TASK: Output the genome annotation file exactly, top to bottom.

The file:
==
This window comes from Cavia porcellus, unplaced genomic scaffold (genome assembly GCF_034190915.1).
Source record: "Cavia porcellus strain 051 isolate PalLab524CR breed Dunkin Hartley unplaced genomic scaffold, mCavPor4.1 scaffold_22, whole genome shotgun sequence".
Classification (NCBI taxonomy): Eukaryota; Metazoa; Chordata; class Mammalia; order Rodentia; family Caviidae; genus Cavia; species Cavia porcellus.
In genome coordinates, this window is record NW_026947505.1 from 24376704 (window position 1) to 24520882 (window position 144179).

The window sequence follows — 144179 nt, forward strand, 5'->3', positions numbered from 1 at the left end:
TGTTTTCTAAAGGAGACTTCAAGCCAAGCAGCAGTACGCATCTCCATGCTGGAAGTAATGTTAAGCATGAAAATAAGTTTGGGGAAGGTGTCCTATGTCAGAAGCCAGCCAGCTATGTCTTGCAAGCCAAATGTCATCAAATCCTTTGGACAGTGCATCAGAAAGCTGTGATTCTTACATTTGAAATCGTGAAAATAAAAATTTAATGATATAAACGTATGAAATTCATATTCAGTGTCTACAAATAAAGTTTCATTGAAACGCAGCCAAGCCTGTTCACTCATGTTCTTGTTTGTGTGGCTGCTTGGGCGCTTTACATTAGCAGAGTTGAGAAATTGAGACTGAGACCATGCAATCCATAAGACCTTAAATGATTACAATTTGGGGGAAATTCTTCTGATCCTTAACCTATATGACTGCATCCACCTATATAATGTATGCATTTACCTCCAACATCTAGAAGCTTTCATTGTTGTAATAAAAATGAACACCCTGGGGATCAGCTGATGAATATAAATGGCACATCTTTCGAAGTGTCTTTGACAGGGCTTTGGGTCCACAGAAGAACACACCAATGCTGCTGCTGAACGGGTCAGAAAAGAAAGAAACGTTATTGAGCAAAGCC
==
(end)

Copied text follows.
This window comes from Cavia porcellus, unplaced genomic scaffold (genome assembly GCF_034190915.1).
Source record: "Cavia porcellus strain 051 isolate PalLab524CR breed Dunkin Hartley unplaced genomic scaffold, mCavPor4.1 scaffold_22, whole genome shotgun sequence".
Classification (NCBI taxonomy): Eukaryota; Metazoa; Chordata; class Mammalia; order Rodentia; family Caviidae; genus Cavia; species Cavia porcellus.
In genome coordinates, this window is record NW_026947505.1 from 24376704 (window position 1) to 24520882 (window position 144179).

The window sequence follows — 144179 nt, forward strand, 5'->3', positions numbered from 1 at the left end:
TGTTTTCTAAAGGAGACTTCAAGCCAAGCAGCAGTACGCATCTCCATGCTGGAAGTAATGTTAAGCATGAAAATAAGTTTGGGGAAGGTGTCCTATGTCAGAAGCCAGCCAGCTATGTCTTGCAAGCCAAATGTCATCAAATCCTTTGGACAGTGCATCAGAAAGCTGTGATTCTTACATTTGAAATCGTGAAAATAAAAATTTAATGATATAAACGTATGAAATTCATATTCAGTGTCTACAAATAAAGTTTCATTGAAACGCAGCCAAGCCTGTTCACTCATGTTCTTGTTTGTGTGGCTGCTTGGGCGCTTTACATTAGCAGAGTTGAGAAATTGAGACTGAGACCATGCAATCCATAAGACCTTAAATGATTACAATTTGGGGGAAATTCTTCTGATCCTTAACCTATATGACTGCATCCACCTATATAATGTATGCATTTACCTCCAACATCTAGAAGCTTTCATTGTTGTAATAAAAATGAACACCCTGGGGATCAGCTGATGAATATAAATGGCACATCTTTCGAAGTGTCTTTGACAGGGCTTTGGGTCCACAGAAGAACACACCAATGCTGCTGCTGAACGGGTCAGAAAAGAAAGAAACGTTATTGAGCAAAGCC